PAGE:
The appellant, Charles Manley, was arrested for driving under the influence after he was stopped by police for exiting an interstate highway by an exit ramp that was closed for construction. An intoximeter test indicated a blood alcohol content of .13 grams percent. Manley was charged with driving under the influence in one count, and driving with a blood alcohol content of .12 or more in another count.
In addition to charging the jury on OCGA 40-6-391(a)
(4), the trial court told the jury that (1) if it found Manley's blood alcohol content to be .10 or more, it might infer that Manley was under the influence; (2) if it found Manley's blood alcohol content to be more than .05 but less than .10, no inference either way arose; and (3) if it found Manley's blood alcohol content to be less than .05, Manley would be presumed to be not under the influence. The trial court would not give Manley's requested jury charge about giving the defendant the benefit of any margin of error the jury may find in the intoximeter machine. The trial court subsequently declared a mistrial on the "per se" count alleging a blood alcohol content of .12 or more, because the jury was hopelessly deadlocked. The jury returned a verdict of guilty on the general count of driving under the influence of alcohol, and this appeal followed. Held:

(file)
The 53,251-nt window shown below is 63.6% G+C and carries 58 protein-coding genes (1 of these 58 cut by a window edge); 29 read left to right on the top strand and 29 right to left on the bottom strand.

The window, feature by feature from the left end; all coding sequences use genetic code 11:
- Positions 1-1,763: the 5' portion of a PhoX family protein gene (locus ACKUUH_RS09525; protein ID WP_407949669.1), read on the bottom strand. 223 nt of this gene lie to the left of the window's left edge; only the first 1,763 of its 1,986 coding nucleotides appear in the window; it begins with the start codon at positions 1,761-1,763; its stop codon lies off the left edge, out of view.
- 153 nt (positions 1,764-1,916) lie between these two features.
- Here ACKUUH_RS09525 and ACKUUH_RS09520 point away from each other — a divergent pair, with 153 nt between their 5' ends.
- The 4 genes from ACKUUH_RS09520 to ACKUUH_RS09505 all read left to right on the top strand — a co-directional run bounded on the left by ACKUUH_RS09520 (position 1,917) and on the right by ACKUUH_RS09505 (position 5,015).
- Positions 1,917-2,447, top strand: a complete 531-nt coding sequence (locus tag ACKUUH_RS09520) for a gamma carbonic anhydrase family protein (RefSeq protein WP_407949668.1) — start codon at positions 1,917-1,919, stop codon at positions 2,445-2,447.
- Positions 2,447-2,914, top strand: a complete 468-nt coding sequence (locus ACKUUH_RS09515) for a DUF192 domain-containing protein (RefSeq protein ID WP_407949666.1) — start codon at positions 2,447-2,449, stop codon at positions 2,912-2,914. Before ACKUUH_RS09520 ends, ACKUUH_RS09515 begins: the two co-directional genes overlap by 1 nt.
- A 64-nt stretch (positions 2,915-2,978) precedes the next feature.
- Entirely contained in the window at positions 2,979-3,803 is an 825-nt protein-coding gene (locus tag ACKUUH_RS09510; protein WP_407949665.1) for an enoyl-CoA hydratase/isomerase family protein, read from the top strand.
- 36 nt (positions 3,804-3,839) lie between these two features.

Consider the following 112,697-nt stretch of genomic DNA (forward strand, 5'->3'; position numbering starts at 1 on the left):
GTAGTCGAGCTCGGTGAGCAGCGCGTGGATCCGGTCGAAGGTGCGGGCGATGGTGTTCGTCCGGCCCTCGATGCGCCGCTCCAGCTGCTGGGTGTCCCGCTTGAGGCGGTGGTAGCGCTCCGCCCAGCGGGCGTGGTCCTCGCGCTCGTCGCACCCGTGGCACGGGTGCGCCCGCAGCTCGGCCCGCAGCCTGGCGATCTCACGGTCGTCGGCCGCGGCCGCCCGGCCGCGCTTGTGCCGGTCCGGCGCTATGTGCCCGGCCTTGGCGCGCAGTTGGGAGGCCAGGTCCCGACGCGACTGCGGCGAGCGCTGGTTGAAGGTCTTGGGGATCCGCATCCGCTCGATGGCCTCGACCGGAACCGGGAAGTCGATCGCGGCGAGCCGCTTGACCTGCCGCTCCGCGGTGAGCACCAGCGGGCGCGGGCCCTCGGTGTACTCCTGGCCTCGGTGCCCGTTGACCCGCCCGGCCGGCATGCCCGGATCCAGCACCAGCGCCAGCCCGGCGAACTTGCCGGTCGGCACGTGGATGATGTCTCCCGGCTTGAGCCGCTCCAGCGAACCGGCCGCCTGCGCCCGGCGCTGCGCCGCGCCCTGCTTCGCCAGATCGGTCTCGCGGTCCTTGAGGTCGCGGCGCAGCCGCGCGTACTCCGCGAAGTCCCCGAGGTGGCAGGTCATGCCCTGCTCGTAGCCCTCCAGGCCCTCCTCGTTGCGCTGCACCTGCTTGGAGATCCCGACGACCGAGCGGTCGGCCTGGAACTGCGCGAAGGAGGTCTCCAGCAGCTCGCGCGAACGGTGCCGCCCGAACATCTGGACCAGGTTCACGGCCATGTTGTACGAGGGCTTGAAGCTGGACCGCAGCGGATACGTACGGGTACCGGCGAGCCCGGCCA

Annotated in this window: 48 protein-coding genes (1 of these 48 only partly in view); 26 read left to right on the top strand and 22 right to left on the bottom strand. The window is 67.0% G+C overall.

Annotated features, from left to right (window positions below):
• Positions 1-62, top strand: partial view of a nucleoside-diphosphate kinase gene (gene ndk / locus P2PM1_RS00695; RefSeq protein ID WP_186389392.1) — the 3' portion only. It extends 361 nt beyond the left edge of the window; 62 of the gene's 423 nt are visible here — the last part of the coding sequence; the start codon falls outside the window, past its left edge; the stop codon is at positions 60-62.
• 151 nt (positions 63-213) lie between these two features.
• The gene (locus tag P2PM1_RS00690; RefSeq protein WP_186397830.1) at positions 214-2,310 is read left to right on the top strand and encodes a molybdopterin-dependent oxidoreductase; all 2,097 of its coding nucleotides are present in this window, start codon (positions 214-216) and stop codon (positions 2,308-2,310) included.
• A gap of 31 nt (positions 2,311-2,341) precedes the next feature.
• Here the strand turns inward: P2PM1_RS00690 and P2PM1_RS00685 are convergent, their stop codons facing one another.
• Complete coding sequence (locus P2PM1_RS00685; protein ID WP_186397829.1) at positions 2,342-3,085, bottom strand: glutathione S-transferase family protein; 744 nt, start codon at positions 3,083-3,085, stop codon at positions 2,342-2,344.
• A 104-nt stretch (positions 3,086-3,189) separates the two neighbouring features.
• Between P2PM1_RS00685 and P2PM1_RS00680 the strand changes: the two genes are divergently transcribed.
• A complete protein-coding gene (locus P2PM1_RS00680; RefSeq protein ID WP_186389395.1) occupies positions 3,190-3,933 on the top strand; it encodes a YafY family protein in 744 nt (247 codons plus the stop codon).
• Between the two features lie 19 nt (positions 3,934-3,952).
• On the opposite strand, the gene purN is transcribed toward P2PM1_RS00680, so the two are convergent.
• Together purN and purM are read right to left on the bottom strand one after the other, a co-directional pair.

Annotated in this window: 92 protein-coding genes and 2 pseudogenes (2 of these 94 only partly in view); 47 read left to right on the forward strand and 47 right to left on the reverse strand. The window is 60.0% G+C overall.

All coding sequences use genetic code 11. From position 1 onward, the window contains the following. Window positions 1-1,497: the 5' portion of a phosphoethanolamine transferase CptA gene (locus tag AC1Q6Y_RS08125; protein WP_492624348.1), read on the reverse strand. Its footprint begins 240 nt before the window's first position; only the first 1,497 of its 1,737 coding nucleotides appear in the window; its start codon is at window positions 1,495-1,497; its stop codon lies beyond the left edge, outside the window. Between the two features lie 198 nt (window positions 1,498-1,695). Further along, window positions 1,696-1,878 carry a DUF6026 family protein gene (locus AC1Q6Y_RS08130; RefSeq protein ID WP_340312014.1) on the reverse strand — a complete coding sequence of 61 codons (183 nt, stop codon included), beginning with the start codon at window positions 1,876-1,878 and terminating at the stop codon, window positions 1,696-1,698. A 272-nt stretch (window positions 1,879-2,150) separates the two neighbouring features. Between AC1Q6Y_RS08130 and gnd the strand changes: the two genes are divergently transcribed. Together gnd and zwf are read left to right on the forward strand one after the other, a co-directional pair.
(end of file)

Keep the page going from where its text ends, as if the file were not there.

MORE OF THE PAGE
Pretermitting the issue of whether the trial court erred in refusing to give Manley's requested charge on the margin of error, any error would be harmless since the jury found Manley guilty only of the general count of driving under the influence of alcohol. Harm as well as error is necessary before reversible error is shown. Stoe v. State, 187 Ga. App. 171 (369 SE2d 793) (1988)